Intel just unveiled its second-generation brain-like computer chip: the Loihi 2. This processor is more man than your usual machine, as it includes pseudo-neurons made of silicon — up to a million of them. That’s nearly ten times as much as the first-generation Loihi chip, and this was ensured in part by the use of a previously unshipped, advanced process node: the Intel 4.
Loihi 2 is a research chip on neural computing, meaning that it aims to help develop more chips that behave more like a biological brain than a digital chip. This should lead to a better understanding of our complex brains and also create chips that are highly energy efficient and fast in certain tasks. Like machine learning.
Intel says the Loihi 2 is really a huge improvement over the first-generation Loihi chip, which was released in 2017.
“Loihi 2 and Lava are reaping insights from several years of collaborative research using Loihi,” says Mike Davies, director of the Intel Neural Computing Lab. “Our second generation chip greatly improves neural processing speed, programmability, and power, expanding its uses in power- and latency-constrained intelligent computing applications. We open-source Lava to meet the need for software convergence, benchmarking, and cross-platform collaboration on this. domain, and accelerate our progress toward commercial viability.”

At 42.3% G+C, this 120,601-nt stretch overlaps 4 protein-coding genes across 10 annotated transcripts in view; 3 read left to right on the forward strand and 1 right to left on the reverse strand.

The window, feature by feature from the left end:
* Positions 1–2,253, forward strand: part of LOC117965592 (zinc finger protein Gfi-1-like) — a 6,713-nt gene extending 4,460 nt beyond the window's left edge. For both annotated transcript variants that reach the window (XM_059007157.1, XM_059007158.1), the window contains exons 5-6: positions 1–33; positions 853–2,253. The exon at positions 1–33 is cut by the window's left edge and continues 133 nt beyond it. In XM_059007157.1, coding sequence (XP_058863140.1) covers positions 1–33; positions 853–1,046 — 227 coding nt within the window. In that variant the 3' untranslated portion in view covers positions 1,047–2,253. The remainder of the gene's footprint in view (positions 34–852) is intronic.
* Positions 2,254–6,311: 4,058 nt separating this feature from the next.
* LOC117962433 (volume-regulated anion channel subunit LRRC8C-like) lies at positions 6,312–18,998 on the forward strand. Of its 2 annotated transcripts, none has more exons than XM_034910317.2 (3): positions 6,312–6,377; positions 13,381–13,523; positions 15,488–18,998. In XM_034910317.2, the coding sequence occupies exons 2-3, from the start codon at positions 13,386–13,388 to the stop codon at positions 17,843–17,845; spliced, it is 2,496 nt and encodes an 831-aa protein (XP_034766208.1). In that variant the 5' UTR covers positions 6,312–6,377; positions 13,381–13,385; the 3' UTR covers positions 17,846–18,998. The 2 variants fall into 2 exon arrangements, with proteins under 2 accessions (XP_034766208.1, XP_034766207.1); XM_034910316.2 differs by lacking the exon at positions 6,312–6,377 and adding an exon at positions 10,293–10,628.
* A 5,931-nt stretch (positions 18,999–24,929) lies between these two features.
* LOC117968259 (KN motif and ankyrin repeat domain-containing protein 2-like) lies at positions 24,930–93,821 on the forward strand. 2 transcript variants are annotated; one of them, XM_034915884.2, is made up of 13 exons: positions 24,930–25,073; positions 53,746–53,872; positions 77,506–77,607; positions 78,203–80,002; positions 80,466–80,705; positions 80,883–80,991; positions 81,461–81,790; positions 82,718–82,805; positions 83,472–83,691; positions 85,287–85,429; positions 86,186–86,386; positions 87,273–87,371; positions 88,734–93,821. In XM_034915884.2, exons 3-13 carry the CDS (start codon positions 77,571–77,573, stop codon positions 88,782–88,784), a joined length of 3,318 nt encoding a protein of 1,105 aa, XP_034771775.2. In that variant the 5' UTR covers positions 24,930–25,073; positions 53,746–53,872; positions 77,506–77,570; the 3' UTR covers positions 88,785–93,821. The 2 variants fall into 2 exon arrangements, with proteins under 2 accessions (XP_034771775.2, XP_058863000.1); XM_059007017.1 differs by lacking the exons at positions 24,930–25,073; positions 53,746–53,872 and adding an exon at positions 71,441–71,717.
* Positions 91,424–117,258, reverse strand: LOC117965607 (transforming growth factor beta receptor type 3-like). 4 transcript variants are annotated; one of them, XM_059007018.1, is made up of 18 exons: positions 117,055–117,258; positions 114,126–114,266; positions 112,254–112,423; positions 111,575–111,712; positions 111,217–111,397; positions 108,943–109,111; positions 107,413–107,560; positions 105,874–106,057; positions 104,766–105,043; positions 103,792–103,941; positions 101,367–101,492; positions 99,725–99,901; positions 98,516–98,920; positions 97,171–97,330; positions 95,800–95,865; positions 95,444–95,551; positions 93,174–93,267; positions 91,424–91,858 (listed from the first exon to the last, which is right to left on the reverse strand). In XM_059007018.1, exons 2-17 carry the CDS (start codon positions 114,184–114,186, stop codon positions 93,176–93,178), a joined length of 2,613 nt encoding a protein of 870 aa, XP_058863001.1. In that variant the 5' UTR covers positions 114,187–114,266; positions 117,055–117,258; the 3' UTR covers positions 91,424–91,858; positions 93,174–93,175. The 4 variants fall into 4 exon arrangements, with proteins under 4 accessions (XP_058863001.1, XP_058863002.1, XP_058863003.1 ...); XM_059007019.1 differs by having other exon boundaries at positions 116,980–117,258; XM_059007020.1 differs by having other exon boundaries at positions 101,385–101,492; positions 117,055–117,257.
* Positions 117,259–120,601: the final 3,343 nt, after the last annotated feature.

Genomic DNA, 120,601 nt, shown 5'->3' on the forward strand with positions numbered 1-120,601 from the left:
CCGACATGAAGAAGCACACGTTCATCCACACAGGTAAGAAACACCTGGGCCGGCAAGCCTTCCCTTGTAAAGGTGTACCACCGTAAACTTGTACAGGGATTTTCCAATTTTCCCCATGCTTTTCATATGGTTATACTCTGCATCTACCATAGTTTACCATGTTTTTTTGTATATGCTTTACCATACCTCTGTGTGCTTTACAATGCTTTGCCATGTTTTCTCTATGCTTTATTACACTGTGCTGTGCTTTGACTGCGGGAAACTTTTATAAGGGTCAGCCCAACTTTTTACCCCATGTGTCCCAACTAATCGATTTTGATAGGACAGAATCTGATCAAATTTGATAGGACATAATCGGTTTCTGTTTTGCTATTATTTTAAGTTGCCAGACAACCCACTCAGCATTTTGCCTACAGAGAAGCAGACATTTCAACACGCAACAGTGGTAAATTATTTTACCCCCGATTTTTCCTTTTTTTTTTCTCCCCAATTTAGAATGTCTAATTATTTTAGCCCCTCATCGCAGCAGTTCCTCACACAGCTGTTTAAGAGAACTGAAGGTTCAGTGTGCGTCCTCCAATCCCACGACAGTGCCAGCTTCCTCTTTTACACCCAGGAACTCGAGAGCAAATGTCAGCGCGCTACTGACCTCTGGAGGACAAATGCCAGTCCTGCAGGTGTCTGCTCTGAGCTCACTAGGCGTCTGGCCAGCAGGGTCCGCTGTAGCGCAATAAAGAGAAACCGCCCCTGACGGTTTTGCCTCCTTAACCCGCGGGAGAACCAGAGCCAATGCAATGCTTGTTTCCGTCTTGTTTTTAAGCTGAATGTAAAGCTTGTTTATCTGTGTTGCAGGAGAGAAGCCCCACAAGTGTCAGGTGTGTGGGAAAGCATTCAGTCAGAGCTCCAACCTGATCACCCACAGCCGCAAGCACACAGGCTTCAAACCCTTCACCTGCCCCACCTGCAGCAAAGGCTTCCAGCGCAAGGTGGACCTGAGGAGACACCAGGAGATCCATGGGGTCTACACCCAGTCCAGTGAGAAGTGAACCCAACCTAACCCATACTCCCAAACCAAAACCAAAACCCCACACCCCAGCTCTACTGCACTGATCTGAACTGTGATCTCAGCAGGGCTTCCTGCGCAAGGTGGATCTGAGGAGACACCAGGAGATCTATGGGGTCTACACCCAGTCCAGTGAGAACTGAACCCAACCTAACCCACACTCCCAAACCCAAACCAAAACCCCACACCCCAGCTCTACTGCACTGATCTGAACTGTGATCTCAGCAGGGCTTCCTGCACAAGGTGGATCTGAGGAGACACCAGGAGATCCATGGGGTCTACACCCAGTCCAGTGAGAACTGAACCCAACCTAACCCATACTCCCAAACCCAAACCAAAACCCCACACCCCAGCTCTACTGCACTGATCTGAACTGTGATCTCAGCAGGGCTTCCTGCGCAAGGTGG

Intel also released a new framework for Lava, as mentioned above, to provide a common basis for researchers to build faster and more efficient models.
Loihi 2 also offers a first glimpse of what’s coming for Intel gaming CPUs. Loihi 2 was built using a “pre-production version” of an Intel 4th processing node – this was previously known as 7nm Intel decided to completely rename its manufacturing roadmap.
The first gaming CPUs we’ve come to expect from Intel on the Intel 4 will be codenamed Meteor Lake.
There are reasons to be excited about Intel 4. Well, as long as you’re a hardware enthusiast. It promises 20% performance per watt on an Intel 7 node, formerly known as 10nm Enhanced SuperFin, which will be used for Intel’s upcoming Alder Lake processors.
Indeed a good start. Intel 4 is also a fully EUV-enabled process node, which means it will use the latest manufacturing machinery that money can buy in production. EUV, or Extreme Ultraviolet, is a manufacturing technology that has been on the cusp of use for years but is now finally moving from limited use cases to store management.
EUV should help reduce the complexity Intel faces in manufacturing chips, which should translate to better throughput and more consistent clocks. All of this is very useful when it comes to the end product we load onto our gaming PCs, and it can have a huge impact on performance and pricing.
So, Loihi 2 is a chip that interests a lot of people. This is not to say the least as it is seriously working to increase the number of silicon “neurons” on a single chip. It will likely find use in a larger threaded system as well, as was Loihi with Poihoki Springs or how Samsung plans to map the mind on SSD storage network. you heard me.